The largest barrier facing small businesses as they seek to grow is access to capital. This presents an even bigger barrier to many women owners of small to medium-sized businesses who are shut out from accessing capital by their local banks.
Export-Import Banks fill that gap for companies that do business internationally. The US Export-Import (Ex-Im) Bank is the official export credit agency of the United States. Its mission is to provide trade financing for US exporters.
Trade Financing provides exporters with a form of insurance that minimizes the risk that they will either not be paid or not receive the goods for which they have paid. Ex-Im Bank programs include export credit insurance which protects an exporter of products and services against the risk of non-payment by a foreign buyer. Export working capital advances the business the capital it needs to deliver on an export order that it has received. Only with the guarantees provided by the EX-Im Bank, can small businesses receive the capital that they need from their local banks.
All major industrial and emerging economies, as well as several developing countries, provide similar export credit services to their domestic industries. The World Trade Organization (WTO) has estimated that 80% to 90% of world trade relies on trade finance.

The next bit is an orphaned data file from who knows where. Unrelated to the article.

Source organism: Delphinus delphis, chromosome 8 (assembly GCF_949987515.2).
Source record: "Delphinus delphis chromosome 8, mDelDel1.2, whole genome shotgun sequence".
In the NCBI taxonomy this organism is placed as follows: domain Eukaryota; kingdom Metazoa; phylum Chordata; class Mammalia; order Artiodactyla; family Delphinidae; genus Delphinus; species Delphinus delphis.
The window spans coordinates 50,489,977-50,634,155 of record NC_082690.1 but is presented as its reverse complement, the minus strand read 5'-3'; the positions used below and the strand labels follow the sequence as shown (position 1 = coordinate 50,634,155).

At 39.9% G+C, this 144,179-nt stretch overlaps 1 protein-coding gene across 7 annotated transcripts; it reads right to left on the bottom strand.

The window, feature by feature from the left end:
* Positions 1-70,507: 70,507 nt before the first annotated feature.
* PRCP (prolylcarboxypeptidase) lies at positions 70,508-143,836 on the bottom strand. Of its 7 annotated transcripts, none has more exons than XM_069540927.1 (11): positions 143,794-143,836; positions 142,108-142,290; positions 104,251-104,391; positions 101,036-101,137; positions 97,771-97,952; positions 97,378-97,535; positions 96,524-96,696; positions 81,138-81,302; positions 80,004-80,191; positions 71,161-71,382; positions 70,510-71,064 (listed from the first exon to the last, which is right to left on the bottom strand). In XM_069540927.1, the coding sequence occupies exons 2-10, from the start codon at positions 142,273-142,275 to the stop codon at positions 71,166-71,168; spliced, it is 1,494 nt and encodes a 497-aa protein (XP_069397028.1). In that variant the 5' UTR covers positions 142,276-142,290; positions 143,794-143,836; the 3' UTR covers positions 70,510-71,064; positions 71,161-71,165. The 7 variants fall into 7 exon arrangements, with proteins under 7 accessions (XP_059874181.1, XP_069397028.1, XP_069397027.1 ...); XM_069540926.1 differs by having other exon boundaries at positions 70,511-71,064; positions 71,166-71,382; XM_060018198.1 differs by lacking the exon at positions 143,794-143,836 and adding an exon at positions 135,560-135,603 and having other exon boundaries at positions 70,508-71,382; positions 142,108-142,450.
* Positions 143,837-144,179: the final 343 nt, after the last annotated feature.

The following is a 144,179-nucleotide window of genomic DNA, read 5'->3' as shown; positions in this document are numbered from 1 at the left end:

Yet, a campaign is underway to stop the U.S. Congress from re-authorizing the Bank’s Charter before it expires on September 30th, 2014. Such campaigns allege that the US Ex-Im Bank provides “subsidies” to large US corporations. Such allegations ignore the fact that the Ex-Im Bank’s clients pay for these services, providing the agency with the funding that it needs for its operations. They also mischaracterize Ex-Im Bank’s clients, 90% of which are small businesses (by US standards). Finally, such statements ignore the role of women in the US economy. According to the U.S. Chamber of Commerce Foundation, women-owned firms in the U.S. have grown at one-and-a-half times the rate of other small enterprises in the last 15 years and now account for nearly 30% of all new businesses.
Should this campaign succeed, for the first time in its 80-year history, the US Ex-Im Bank would have to cease operations, at least until common sense prevailed. Failure to re-authorize would make the U.S. an anomaly among its industrial counterparts.
A counter-campaign #ExIm reauthorization and #ExIm4Jobs has been underway to prevent this from happening. As can be expected, there is some hyperbole on both sides. However, this author supports the campaign to reauthorize the Bank and hope that you will too. #ExIm reauthorization!